Another milestone. My last PSA, done at the end of April 2008 came in at < 0.1. Whew! Life at the moment although very good seems to pass in sections related to PSA tests. I guess this will pass as time passes.

On a side note I am at times truly peeved by health professionals. The lab that does my PSA ( I use the same one all the time so that tests are consistent) gives results to only one decimal place. On my GP's last request for the test I had him request an ultra-sensitive result (purely to establish a baseline and for my own information......for example an initial reading of 0.02 followed later by a doubling to 0.04 followed by a doubling to 0.08 to me indicates a trend but all are below 0.1 and would be simply reported as < 0.1). Back came the result to one decimal place. Ignoring the written request, they report to one decimal place because that is what they do. And this is the procedure despite the fact that their testing method produces a result to three decimal places. I am well aware that results at these levels can be inconsistent but I do not see why I should have to fight to get the full information.

Anyway through insistence and pig-headedness I got the full result......< 0.001 totally undetectable. Was that so difficult?

I have struck this inability by health professionals to see past a collection of symptoms (despite their great skills) and actually see a person instead of an illness on more than one occasion and it annoys the hell out of me. O.K.----rant over. The battle continues.

Incidentally, a test kit I used for microscopic blood in the stool (an early indicator for bowel cancer among other things) came back positive. Oh great..... just the news I need, so off we go for a colonoscopy. Thankfully that revealed nothing other than a couple of haemorrhoids which I feel was induced by the original biopsy (maybe incorrectly?) as I always felt something was a little different following that procedure.

Having this disease has forced me to take a more careful look at myself, particularly diet. Since diagnosis in June 2007 I have reformed my diet. Red and processed meats have been virtually eliminated along with dairy foods. Lashings of vegetables and fruit are my mainstay now along with a little chicken in the form of chicken and corn soup (love it) and fish, both fresh and canned as in sardines and red salmon. As for liquids I consume quite a bit of pumpkin soup and tomato soup as well as about 5 cups of green tea a day sweetened with honey and a litre of pomegranate juice daily. My beloved wife is a wonder with those soups. A glass of port a day does not go astray either.

I take a few supplements such as vitamin E, Vitamin C, fish oil and cod liver oil and B group vitamins. Some soy in the form of imitation sausages as well as nuts.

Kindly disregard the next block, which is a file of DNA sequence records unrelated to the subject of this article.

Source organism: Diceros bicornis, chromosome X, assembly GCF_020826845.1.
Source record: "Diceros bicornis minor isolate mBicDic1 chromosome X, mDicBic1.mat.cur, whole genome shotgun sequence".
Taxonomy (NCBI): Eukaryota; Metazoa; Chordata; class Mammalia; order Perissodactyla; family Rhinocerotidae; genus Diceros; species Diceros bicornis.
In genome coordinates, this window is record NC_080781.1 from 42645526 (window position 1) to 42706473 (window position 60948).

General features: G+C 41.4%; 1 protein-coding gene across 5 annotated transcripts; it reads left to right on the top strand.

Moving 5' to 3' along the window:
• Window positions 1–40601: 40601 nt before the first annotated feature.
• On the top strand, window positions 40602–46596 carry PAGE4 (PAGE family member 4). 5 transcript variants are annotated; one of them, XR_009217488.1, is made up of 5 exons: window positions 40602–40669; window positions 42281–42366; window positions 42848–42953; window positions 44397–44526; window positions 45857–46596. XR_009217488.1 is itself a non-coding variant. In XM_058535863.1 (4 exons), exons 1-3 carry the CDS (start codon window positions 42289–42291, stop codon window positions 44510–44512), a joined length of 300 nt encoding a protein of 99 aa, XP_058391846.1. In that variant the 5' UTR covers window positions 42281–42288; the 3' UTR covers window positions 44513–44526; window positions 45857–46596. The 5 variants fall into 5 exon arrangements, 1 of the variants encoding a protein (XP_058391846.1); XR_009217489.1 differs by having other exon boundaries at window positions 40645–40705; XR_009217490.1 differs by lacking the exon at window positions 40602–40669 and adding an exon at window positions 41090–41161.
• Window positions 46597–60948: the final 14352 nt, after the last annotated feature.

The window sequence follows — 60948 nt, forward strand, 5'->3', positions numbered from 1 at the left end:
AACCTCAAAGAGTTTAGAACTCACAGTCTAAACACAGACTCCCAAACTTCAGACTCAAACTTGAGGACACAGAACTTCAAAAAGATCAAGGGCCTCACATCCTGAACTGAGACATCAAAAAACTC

I walk briskly for an hour at least four days a week as well as my weekly game of golf. Now I don't really know if this will have an effect on my PCa prognosis long term but it certainly has had a great effect on my general health. I have lost about 20 kilos (45 lbs) since the prostatectomy and feel marvelous.......the best I have for years. I have dispensed with my blood pressure medication as my blood pressure has dropped without medication to an average of 120/70 now and my resting pulse is 55-60.

Life is good.


October 2008

Time for the latest update. All goes very well. General health is excellent and PSA remains undetectable.

My disillusionment with the medical profession, despite my admiration of their skills, continues. As a part of my ongoing research regarding articles on PCa, I came across a few on adjuvant therapy. As I mentioned earlier, following surgery my Gleason was upgraded to a higher risk 8 with an area of focal extension noted on the post-op pathology. What I have read since leads me to believe that adjuvant therapy, such as radiation to the prostate bed at about 3-4 months (post surgery), may have been a wise move given this pathology. However, I came across these clinical reports some eleven months after surgery so I thought it wise to get some input from a radiation oncologist and a medical oncologist based on what I had read. Incidentally, both these professionals believe that PSA should be tracked at the ultra-sensitive level following surgery, although additional treatment should not usually be undertaken based on such readings. Their opinion was "clinical trials have demonstrated that, in patients with higher risk factors post surgery, prognosis is somewhat improved in those patients who undergo adjuvant therapy vs those who do not".